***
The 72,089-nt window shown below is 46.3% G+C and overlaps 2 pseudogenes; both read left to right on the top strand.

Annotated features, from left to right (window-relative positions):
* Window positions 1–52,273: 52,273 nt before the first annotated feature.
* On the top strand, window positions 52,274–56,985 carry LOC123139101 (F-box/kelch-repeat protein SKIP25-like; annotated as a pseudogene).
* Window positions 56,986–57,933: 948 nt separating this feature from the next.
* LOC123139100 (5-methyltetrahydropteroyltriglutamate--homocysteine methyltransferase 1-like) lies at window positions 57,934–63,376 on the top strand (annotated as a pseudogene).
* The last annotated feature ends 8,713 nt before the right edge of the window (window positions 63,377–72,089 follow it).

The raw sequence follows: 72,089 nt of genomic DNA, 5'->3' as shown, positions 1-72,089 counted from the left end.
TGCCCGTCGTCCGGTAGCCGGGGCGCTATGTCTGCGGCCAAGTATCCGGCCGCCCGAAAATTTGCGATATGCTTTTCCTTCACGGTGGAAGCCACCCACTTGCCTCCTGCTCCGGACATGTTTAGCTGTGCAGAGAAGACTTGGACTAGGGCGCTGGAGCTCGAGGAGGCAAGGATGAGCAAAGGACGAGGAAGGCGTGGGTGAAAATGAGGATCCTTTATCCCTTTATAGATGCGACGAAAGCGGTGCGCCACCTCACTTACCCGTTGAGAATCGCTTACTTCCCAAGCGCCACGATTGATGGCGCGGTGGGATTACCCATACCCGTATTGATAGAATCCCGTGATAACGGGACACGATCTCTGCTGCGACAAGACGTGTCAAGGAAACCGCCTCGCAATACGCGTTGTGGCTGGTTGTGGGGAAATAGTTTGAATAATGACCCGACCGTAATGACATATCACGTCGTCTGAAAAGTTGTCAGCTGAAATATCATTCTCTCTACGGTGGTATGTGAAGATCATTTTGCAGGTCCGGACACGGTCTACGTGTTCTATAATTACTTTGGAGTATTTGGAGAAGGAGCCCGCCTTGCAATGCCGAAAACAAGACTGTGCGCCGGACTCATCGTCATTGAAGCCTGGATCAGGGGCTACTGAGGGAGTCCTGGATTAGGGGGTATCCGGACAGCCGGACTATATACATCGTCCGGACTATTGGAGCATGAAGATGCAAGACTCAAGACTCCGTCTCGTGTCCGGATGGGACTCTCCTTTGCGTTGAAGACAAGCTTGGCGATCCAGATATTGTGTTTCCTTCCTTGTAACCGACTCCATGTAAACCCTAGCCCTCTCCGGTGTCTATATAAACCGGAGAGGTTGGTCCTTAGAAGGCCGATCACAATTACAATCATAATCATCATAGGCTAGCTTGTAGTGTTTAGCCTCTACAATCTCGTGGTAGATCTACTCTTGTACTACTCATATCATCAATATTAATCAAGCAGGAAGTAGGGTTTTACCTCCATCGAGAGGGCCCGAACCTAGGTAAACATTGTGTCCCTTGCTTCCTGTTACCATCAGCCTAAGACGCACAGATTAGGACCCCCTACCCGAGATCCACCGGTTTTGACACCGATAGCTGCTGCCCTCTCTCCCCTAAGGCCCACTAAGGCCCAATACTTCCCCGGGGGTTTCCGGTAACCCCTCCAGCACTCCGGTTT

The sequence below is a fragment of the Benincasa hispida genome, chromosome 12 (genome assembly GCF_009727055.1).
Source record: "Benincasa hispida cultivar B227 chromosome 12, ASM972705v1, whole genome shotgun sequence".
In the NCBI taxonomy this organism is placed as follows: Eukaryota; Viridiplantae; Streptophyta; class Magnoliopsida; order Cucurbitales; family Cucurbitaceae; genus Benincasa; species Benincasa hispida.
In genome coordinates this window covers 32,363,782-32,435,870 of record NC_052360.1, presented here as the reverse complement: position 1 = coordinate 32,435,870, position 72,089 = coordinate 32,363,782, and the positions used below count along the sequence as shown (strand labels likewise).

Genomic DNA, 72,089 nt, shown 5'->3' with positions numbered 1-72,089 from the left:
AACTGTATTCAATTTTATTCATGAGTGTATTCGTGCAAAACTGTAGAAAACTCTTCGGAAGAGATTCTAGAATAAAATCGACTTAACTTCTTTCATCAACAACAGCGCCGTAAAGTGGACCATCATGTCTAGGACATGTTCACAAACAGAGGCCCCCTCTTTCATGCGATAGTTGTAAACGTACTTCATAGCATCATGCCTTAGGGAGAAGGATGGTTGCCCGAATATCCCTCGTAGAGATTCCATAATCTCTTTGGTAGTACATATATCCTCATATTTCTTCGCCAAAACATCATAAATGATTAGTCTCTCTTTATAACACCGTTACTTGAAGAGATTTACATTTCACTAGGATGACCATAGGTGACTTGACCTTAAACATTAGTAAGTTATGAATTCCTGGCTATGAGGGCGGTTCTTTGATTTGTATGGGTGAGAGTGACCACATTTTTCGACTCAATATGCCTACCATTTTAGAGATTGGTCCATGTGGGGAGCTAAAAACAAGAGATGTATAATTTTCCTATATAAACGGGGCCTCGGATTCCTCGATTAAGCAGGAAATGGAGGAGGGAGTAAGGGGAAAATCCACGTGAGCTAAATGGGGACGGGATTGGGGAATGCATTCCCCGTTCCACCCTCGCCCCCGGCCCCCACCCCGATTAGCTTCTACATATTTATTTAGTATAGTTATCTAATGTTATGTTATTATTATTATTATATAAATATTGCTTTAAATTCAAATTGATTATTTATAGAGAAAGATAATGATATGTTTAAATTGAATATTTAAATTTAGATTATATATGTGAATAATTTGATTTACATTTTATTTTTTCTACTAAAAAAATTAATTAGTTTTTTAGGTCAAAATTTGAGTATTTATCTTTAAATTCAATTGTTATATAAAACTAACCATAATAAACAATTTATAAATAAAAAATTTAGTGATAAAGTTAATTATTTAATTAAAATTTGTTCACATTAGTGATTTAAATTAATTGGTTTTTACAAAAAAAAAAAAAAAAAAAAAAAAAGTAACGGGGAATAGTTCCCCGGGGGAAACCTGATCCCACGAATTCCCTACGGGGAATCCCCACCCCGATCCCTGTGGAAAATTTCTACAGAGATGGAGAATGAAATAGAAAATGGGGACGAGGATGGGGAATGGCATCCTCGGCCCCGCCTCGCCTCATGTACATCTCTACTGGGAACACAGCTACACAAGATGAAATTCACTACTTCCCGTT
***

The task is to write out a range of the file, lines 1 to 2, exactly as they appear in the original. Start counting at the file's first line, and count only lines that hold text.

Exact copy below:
The 72,089-nt window shown below is 46.3% G+C and overlaps 2 pseudogenes; both read left to right on the top strand.

Annotated features, from left to right (window-relative positions):